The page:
Nurses know what nurses need: sufficient nurse staffing to provide adequate patient care and ongoing input regarding how patient care is delivered. RNs at Wilkes-Barre General Hospital are attempting through the bargaining process to make sure these conditions are met so that it is possible to both recruit and retain nurses. Their proposal for a stronger Patient Care Council to address their concerns is key to that goal.
Pennsylvania Hospitals Pay CHS Bills:
Corporate filings by CHS with the Securities and Exchange Commission reveal that in 2017 their six northeast Pennsylvania hospitals yielded $1.2 million per licensed bed, two thirds more in revenue than all CHS facilities nationally, which averaged $736,000 per licensed bed. Pennsylvania hospitals generated 9.2% of CHS operating revenues in 2017, or approximately $1.413 billion in revenue. 16
According to the PHC4, since 2015, Wilkes- Barre General has made $11 million in profit and averaged $276 million per year in revenue. 17
Where is the money going? CHS has accrued $13.67 billion in debt as of June 30, 2018, in large part due to their flawed acquisition of Florida-based Health Management Associates in 2014. The acquisition brought their total number of hospitals across the country to 206. Since then, in an effort to reduce its debt, CHS has sold off nearly half of its hospitals, retaining 118 currently. 18
CHS reported to their shareholders earlier this year that $4.7 billion of that debt is coming due by 2020. 19
To leverage loans or restructure debt from lenders, corporations back their deals with revenue from existing operations. In the case of CHS, the officers are extracting the revenue from Wilkes-Barre General to pay back Wall Street lenders for unprofitable operations elsewhere in the country.
Share Prices Have Crashed:
Wall Street has lost faith in CHS. Since 2015, the CHS share price has crashed 95% from a high of $52.93 to below $5 per share. In 2017, CHS suffered $2.46 billion in net losses. 20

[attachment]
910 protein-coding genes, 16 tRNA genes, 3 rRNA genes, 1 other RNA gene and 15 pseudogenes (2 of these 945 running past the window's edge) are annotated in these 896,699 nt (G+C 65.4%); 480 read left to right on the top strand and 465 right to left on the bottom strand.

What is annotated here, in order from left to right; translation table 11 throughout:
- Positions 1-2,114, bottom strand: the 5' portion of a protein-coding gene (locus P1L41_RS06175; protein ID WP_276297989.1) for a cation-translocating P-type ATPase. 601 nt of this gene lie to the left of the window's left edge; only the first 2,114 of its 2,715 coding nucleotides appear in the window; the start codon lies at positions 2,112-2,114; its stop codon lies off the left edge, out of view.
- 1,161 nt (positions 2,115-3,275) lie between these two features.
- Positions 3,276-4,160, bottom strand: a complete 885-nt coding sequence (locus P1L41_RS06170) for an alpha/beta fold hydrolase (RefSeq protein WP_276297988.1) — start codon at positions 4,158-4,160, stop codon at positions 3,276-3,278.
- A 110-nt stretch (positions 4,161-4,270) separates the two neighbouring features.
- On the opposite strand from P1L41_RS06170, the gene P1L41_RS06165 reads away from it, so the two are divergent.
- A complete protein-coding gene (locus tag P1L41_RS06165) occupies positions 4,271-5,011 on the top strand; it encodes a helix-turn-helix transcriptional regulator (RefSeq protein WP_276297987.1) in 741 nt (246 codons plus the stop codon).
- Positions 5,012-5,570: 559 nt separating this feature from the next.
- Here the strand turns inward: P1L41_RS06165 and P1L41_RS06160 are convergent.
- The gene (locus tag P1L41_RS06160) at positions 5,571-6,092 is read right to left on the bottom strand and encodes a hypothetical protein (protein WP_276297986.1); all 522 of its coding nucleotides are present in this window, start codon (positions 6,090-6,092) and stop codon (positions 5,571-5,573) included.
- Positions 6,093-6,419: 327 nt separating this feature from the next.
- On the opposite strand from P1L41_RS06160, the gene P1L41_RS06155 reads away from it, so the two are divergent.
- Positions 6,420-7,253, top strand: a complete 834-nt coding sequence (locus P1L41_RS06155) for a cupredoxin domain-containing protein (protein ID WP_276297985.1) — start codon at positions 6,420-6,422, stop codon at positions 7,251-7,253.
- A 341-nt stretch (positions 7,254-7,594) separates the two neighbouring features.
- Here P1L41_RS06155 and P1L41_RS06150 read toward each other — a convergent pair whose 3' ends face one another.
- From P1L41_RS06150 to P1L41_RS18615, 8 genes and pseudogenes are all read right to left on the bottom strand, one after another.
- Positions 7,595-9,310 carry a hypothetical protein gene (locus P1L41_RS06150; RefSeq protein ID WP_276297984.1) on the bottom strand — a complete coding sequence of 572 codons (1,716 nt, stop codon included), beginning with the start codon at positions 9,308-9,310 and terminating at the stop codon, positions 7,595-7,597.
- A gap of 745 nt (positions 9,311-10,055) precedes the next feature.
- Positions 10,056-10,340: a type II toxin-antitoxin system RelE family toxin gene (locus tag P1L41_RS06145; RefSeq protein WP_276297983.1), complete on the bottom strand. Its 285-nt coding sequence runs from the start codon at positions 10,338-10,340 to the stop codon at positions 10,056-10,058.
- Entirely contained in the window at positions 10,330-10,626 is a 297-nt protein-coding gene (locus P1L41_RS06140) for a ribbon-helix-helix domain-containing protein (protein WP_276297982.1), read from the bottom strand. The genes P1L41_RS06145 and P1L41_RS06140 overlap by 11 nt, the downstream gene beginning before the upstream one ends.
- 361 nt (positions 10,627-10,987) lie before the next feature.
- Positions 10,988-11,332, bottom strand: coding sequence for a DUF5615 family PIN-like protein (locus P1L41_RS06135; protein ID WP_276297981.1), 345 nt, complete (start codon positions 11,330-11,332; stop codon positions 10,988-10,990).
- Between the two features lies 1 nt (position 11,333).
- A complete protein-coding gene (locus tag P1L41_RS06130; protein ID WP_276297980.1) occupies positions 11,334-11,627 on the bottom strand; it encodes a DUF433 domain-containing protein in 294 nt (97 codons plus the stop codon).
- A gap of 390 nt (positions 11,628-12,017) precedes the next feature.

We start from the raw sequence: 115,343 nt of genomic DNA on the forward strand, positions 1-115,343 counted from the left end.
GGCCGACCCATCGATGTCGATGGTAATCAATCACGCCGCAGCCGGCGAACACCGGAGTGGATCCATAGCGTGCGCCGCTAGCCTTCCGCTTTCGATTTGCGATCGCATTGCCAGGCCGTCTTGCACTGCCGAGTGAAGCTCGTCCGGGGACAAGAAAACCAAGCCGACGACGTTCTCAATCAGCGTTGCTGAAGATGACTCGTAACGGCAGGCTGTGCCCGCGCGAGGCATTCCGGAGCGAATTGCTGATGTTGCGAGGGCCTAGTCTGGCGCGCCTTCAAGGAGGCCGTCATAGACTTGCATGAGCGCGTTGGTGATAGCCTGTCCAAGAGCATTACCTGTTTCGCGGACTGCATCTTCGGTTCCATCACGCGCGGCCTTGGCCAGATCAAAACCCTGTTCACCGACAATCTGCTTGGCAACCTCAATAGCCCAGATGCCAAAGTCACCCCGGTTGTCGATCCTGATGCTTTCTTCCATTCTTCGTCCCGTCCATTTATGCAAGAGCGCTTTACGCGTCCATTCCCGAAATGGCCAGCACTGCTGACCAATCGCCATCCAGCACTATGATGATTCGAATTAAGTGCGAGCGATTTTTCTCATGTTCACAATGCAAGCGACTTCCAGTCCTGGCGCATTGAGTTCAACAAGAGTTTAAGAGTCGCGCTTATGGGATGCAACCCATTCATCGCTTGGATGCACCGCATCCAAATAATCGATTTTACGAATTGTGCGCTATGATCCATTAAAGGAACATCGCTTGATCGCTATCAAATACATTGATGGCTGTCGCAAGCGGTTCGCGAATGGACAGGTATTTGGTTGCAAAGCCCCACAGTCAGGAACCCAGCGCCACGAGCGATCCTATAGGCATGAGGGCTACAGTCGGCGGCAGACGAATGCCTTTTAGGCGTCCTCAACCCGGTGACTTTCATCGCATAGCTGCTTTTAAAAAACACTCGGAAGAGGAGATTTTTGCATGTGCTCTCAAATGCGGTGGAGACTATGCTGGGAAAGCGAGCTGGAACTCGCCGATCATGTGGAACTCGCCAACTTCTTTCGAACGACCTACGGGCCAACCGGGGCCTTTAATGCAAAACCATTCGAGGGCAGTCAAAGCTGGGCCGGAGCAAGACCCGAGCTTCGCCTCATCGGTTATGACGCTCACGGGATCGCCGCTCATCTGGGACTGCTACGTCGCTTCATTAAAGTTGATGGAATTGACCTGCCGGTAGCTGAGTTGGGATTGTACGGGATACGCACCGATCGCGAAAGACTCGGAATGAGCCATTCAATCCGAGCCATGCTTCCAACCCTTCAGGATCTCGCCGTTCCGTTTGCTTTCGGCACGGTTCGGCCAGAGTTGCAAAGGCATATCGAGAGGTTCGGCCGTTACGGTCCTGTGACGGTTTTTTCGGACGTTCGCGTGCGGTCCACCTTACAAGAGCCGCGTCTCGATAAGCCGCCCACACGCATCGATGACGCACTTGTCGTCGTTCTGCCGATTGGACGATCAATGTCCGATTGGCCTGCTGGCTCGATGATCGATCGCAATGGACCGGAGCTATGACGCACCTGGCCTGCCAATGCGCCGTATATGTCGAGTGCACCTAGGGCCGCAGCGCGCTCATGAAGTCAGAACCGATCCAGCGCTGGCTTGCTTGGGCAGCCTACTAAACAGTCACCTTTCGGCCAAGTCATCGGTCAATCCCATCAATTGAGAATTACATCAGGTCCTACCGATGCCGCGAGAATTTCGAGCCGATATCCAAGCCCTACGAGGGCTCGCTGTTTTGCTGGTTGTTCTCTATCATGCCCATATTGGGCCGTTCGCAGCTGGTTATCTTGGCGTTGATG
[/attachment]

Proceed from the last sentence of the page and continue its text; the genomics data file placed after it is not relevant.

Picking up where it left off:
Executive Salaries Have Nearly Doubled:
From 2015 to 2017, as executive decisions led to heavy losses, executive compensation was restructured from relying less on stock options, an incentive-based system, to relying more on non-incentive-based pay like salaries and bonuses.
Salaries for top executives have nearly doubled over three years from $2,115,000 to $4,134,396, not including other forms of direct compensation. This kind "golden parachute" insulates executives from the consequences of reckless business decisions. 21
Our Past Gives Us Hope:
We know this story. Historically, northeast Pennsylvania has hosted industries such as timber, coal, textiles, waste, and natural gas and each time it has taken the collective strength of communities, public citizens, and labor unions to reform them.
Our valleys are surrounded by visual reminders of our relationship with industry in the past and present. By the mid-19th century, more than 90 percent of Pennsylvania’s forests were cleared for timber to build and heat the East Coast’s cities. Much of the timber holdings were held by Wall Street investors, not by those who lived here. It took a national conservation movement into the 20 th century led by native Pennsylvanians Gifford Pinchot and Mira Lloyd Dock to reforest and manage our landscape.